Financial Aid TV helps students learn about loans, grants and federal work study programs
Tania Cabeza estimates she waited an average of 40 minutes every time she called to speak to a counselor in the CSUN Financial Aid and Scholarship Department in the weeks before beginning the Fall 2010 semester.
The 34-year-old doctoral student in educational leadership said in addition to the long waiting times, she was unable to resolve her financial aid concerns even when she finally got through.
“I kept getting conflicting answers with every person I talked to,” Cabeza said.
In the fall of 2009, the Office of Institutional Research reported nearly 62 percent of CSUN students received some type of financial aid, adding up to almost $200 million.
More than 20,000 students contribute to the long wait times for financial aid assistance but an online service provided by the financial aid department, called “Financial Aid TV,” may be the solution to reducing the bottleneck at the beginning of each semester.
Financial Aid TV is a library of online videos that provide answers to more than 150 questions for students seeking help on how to finance their education through loans, grants and federal work study programs. Most of the videos average 30 seconds to one minute in length.
The short videos also address basic money management, credit scoring and other topics affecting people looking for financial aid.
Linda Brignoni, senior assistant director of the Financial Aid and Scholarship Department said the online service also benefits parents.
“Even a parent can go online and look at the videos and say, ‘OK, what is a Pell Grant?’” Brignoni said.
Brignoni said that although some people prefer to go to the financial aid department and get answers from an counselor in person, Financial Aid TV has answers to many of the questions she and her staff are asked every day.
She said the accuracy it provides is especially valuable.
“One thing about financial aid is that it’s always changing. The regulations behind the programs change, and what’s great about Financial Aid TV is that they’re on top of that and any time that there’s a change, they make adjustments,” Brignoni said.
The challenge, she said, is informing students about the service and getting them to use it. Every question a student gets answered online gives the financial aid department staff more time to address more complicated concerns.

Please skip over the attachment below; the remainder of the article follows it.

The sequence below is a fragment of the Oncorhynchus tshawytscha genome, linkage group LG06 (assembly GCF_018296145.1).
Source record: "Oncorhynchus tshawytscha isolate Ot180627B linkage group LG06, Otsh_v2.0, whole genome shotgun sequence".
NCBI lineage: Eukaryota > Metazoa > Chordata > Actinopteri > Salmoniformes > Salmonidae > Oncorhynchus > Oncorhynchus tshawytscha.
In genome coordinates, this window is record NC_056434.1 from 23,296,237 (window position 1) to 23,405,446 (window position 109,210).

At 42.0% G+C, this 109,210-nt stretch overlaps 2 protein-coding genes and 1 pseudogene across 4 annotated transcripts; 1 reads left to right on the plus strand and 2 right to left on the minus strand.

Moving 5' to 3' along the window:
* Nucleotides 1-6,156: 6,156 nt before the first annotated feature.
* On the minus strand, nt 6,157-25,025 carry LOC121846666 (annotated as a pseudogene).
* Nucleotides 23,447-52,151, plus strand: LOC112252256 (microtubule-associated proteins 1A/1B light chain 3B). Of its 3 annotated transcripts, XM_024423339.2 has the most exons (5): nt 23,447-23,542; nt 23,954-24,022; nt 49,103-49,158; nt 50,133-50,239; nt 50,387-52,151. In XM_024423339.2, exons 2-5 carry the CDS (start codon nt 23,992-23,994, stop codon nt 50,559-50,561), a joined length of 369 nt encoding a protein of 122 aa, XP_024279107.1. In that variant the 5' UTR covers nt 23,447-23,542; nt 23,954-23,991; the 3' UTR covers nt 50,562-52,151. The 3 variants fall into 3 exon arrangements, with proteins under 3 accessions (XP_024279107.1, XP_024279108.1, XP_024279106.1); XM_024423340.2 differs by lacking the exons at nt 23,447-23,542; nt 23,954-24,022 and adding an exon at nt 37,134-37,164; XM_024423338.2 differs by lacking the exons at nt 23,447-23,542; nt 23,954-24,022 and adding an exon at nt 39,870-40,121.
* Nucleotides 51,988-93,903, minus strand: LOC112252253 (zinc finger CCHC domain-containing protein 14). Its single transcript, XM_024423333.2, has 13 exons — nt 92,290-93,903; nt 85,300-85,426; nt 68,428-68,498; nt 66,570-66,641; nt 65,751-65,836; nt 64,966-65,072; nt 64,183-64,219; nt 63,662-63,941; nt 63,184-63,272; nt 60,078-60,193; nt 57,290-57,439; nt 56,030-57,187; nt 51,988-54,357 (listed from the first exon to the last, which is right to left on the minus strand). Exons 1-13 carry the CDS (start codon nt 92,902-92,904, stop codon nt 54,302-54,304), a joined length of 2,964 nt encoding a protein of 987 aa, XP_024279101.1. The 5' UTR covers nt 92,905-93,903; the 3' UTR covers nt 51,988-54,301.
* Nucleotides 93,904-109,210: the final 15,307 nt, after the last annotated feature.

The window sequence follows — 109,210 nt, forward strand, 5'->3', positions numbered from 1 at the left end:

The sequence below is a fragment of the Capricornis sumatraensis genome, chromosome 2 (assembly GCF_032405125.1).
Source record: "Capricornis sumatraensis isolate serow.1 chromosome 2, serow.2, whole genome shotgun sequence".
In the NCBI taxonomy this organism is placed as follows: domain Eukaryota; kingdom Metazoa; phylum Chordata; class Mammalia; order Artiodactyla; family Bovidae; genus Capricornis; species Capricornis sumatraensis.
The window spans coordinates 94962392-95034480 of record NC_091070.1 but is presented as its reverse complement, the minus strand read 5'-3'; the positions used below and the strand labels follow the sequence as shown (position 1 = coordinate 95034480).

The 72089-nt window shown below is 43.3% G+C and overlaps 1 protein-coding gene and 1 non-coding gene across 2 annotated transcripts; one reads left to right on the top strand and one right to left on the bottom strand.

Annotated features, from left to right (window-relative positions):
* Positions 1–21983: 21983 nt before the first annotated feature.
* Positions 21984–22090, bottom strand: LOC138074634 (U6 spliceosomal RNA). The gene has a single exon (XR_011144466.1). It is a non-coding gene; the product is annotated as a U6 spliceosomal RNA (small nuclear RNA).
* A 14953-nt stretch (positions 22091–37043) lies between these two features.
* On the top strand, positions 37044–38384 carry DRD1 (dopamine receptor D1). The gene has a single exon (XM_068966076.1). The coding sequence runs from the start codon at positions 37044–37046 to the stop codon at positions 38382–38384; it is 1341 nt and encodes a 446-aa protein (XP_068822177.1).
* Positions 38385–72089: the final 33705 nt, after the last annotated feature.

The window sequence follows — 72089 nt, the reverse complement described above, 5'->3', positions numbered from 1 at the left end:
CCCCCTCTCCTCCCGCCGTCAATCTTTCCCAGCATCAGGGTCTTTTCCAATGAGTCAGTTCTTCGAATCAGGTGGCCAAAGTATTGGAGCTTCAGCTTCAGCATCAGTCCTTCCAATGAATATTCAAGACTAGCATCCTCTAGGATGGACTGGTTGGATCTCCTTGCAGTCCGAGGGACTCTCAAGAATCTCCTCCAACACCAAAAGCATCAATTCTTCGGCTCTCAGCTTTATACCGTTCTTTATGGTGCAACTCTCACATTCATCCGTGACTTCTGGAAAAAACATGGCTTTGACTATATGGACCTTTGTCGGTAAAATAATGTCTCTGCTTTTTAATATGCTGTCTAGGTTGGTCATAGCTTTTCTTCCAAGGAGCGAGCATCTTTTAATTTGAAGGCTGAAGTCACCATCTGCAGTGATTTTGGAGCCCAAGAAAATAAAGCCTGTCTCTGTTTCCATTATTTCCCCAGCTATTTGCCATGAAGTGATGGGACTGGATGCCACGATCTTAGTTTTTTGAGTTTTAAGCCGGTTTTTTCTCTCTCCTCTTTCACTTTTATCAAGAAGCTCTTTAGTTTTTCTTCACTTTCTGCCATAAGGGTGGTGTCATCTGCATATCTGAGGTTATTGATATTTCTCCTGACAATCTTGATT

“It is on our to-do list to really take a look at it and say, ‘OK, how can we advertise this so students become more aware that it’s out there and they don’t have to call to ask those basic questions?’” Brignoni said.
She said they know some students are using the service since the department receives online feedback and click-through statistics, but thinks more students would watch Financial Aid TV if it was better promoted.
Brignoni said another explanation for why students are not taking full advantage of the service could be that the link to watch Financial Aid TV is located toward the bottom of the financial aid department home page. This makes it less likely students will notice it unless they already know it is there.
She added this is something they plan to address when the department website is redesigned later this year.
Christiaan Patterson, 23, a senior photojournalism major, said she had no idea Financial Aid TV was available, even though she was already familiar with the service. She was introduced to it two years ago while attending Antelope Valley College.
A veteran of the U.S. Navy, she transitioned from military service to college in 2008. She said Financial Aid TV helped her determine what financial aid she was eligible for.
“The clips that I found most useful involved the Post-9/11 GI Bill,” Patterson said. “When a veteran returns to civilian life, the last thing he or she wants to deal with is trying to figure out what benefits they are entitled to,” Patterson said.
She said the videos were helpful because they take complicated information and present it both verbally and visually, making the process of seeking financial aid feel less overwhelming and time consuming.
“Most of the questions are a great starting point for anyone who has no idea what to do first,” Patterson said. “It beats having to stand in that financial aid line for hours.”
Cabeza said Financial Aid TV can help some students, but she said she does not think it could provide the answers she needs.
“My question is specific to my situation, but in terms of documents and the process of financial aid, I think the videos could be helpful,” Cabeza said.